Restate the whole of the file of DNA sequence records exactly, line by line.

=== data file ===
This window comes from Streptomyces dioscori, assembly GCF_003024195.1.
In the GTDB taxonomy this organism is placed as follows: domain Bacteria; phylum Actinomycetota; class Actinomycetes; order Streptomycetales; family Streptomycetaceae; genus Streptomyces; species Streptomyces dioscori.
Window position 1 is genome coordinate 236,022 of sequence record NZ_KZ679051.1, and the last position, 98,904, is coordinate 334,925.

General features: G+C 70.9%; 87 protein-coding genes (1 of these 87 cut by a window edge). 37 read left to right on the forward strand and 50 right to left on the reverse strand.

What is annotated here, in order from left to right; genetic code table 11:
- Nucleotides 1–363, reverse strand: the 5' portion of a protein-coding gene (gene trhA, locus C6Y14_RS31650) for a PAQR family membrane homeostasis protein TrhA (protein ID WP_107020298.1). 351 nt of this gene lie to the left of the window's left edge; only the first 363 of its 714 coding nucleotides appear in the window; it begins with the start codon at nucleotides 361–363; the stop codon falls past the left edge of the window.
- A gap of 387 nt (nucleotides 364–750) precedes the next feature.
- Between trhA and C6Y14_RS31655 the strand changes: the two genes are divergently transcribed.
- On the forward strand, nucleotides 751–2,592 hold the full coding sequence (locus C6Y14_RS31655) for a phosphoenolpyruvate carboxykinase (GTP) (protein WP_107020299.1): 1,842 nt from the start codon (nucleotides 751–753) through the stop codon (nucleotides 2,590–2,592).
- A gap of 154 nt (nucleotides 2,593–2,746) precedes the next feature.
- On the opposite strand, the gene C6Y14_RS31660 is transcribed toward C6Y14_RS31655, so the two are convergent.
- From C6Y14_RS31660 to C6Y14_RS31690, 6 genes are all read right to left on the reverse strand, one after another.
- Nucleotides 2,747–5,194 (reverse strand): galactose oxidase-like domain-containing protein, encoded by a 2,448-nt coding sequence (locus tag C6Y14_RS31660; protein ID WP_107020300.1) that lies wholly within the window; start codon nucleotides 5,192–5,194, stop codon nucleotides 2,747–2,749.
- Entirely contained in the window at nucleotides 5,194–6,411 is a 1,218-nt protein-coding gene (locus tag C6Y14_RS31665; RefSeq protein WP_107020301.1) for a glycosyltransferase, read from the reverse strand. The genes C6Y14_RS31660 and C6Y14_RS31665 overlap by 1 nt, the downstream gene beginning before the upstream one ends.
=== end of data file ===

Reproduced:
This window comes from Streptomyces dioscori, assembly GCF_003024195.1.
In the GTDB taxonomy this organism is placed as follows: domain Bacteria; phylum Actinomycetota; class Actinomycetes; order Streptomycetales; family Streptomycetaceae; genus Streptomyces; species Streptomyces dioscori.
Window position 1 is genome coordinate 236,022 of sequence record NZ_KZ679051.1, and the last position, 98,904, is coordinate 334,925.

General features: G+C 70.9%; 87 protein-coding genes (1 of these 87 cut by a window edge). 37 read left to right on the forward strand and 50 right to left on the reverse strand.

What is annotated here, in order from left to right; genetic code table 11:
- Nucleotides 1–363, reverse strand: the 5' portion of a protein-coding gene (gene trhA, locus C6Y14_RS31650) for a PAQR family membrane homeostasis protein TrhA (protein ID WP_107020298.1). 351 nt of this gene lie to the left of the window's left edge; only the first 363 of its 714 coding nucleotides appear in the window; it begins with the start codon at nucleotides 361–363; the stop codon falls past the left edge of the window.
- A gap of 387 nt (nucleotides 364–750) precedes the next feature.
- Between trhA and C6Y14_RS31655 the strand changes: the two genes are divergently transcribed.
- On the forward strand, nucleotides 751–2,592 hold the full coding sequence (locus C6Y14_RS31655) for a phosphoenolpyruvate carboxykinase (GTP) (protein WP_107020299.1): 1,842 nt from the start codon (nucleotides 751–753) through the stop codon (nucleotides 2,590–2,592).
- A gap of 154 nt (nucleotides 2,593–2,746) precedes the next feature.
- On the opposite strand, the gene C6Y14_RS31660 is transcribed toward C6Y14_RS31655, so the two are convergent.
- From C6Y14_RS31660 to C6Y14_RS31690, 6 genes are all read right to left on the reverse strand, one after another.
- Nucleotides 2,747–5,194 (reverse strand): galactose oxidase-like domain-containing protein, encoded by a 2,448-nt coding sequence (locus tag C6Y14_RS31660; protein ID WP_107020300.1) that lies wholly within the window; start codon nucleotides 5,192–5,194, stop codon nucleotides 2,747–2,749.
- Entirely contained in the window at nucleotides 5,194–6,411 is a 1,218-nt protein-coding gene (locus tag C6Y14_RS31665; RefSeq protein WP_107020301.1) for a glycosyltransferase, read from the reverse strand. The genes C6Y14_RS31660 and C6Y14_RS31665 overlap by 1 nt, the downstream gene beginning before the upstream one ends.